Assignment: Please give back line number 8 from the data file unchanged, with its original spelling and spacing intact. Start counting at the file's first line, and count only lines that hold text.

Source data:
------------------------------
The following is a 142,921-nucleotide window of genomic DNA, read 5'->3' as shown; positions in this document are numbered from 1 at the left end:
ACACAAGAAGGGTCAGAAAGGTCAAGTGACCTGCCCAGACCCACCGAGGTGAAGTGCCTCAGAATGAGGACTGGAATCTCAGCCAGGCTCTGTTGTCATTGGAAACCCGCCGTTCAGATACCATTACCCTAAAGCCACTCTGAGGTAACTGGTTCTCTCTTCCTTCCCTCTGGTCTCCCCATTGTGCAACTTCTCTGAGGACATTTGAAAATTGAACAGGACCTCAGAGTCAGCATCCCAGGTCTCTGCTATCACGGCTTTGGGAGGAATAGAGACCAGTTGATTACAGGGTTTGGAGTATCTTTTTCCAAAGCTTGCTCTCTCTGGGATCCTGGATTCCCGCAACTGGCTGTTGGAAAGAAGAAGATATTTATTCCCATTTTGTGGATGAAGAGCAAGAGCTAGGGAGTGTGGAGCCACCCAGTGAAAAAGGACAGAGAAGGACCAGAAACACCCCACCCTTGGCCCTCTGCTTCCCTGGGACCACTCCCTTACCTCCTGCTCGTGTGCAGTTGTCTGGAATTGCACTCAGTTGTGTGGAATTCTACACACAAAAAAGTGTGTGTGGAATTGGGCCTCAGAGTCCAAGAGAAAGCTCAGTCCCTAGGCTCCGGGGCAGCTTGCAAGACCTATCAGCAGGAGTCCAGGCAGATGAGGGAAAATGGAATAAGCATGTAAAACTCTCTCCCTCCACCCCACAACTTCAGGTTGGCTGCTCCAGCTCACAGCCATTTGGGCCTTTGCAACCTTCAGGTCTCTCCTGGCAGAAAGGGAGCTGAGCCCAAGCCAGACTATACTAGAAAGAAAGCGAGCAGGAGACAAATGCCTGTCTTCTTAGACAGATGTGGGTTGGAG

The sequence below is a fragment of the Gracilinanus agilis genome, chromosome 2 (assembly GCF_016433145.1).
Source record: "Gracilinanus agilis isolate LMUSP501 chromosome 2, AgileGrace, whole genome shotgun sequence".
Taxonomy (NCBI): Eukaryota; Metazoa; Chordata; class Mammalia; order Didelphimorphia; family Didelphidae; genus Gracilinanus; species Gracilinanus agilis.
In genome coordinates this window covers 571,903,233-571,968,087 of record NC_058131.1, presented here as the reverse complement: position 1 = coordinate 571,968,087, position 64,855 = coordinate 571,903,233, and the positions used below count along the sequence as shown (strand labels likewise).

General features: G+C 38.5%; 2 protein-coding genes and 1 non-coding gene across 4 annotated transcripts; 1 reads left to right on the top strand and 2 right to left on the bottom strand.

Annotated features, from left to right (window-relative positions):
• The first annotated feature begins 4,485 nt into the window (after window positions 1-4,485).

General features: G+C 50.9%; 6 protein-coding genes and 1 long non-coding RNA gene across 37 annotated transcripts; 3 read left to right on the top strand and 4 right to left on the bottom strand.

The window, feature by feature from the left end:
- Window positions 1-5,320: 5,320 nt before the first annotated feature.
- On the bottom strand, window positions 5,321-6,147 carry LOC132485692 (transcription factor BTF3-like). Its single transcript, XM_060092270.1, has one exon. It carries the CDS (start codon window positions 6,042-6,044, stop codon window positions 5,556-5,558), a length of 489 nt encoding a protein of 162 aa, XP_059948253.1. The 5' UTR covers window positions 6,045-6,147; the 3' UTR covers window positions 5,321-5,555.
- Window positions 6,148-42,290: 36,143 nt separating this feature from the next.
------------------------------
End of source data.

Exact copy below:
Annotated features, from left to right (window-relative positions):